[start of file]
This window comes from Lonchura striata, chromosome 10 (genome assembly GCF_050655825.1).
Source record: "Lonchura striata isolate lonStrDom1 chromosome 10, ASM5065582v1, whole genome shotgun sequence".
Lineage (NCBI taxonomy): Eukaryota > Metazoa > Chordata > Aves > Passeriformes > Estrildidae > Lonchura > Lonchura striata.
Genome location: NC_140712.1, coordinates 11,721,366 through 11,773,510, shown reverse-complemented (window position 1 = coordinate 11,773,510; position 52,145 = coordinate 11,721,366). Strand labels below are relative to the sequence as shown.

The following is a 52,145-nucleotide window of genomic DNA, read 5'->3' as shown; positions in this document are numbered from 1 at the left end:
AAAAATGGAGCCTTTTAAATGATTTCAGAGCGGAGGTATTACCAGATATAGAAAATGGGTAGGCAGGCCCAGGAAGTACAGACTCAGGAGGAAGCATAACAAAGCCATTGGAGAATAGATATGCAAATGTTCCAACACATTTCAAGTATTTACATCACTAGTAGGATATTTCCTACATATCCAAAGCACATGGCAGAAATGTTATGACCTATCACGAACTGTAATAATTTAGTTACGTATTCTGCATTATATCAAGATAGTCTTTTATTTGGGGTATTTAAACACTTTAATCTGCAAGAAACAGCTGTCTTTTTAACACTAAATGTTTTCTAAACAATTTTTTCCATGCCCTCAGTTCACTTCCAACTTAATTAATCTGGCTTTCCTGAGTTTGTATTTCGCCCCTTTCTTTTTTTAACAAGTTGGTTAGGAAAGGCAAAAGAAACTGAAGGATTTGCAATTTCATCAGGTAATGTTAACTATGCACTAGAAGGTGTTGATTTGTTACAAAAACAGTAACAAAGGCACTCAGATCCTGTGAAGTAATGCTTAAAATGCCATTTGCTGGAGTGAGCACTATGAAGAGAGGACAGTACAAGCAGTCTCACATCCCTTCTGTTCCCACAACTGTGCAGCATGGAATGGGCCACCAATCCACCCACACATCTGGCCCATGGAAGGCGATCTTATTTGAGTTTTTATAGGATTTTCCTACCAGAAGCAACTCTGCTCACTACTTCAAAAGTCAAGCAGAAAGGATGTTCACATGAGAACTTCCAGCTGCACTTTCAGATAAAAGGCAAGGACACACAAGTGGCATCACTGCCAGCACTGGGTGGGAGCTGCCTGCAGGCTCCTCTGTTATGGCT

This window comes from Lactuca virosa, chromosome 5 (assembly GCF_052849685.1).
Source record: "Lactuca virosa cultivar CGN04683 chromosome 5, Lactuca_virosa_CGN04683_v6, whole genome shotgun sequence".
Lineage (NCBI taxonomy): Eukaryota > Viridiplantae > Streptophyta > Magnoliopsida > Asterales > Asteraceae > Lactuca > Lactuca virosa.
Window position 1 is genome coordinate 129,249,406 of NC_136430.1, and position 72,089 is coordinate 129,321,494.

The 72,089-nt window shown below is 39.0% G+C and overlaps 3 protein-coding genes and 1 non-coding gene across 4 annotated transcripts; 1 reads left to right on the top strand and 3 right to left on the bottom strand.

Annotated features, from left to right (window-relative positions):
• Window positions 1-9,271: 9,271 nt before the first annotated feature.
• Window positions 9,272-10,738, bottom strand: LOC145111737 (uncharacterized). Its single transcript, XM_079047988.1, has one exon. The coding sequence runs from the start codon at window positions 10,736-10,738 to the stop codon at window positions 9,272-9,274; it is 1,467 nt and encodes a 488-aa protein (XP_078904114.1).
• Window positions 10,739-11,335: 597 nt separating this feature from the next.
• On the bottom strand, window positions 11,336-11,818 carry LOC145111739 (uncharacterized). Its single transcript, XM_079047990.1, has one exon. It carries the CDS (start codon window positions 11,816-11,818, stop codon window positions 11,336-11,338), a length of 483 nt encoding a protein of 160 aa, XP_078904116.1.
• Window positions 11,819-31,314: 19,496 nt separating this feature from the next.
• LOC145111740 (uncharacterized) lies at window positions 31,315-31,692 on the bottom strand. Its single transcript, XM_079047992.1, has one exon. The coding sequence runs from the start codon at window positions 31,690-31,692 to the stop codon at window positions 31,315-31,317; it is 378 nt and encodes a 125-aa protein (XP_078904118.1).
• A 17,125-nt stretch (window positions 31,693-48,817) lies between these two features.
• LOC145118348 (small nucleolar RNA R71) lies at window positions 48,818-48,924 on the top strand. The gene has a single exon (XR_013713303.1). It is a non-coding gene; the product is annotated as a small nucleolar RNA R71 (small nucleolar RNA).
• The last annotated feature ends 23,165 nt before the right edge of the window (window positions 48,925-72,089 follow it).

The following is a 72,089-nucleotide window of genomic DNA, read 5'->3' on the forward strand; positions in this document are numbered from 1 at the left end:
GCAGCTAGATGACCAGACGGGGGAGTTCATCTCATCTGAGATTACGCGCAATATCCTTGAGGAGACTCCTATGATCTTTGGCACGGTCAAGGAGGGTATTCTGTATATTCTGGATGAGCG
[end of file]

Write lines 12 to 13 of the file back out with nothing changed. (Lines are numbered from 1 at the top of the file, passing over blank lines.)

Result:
Annotated features, from left to right (window-relative positions):
• Window positions 1-9,271: 9,271 nt before the first annotated feature.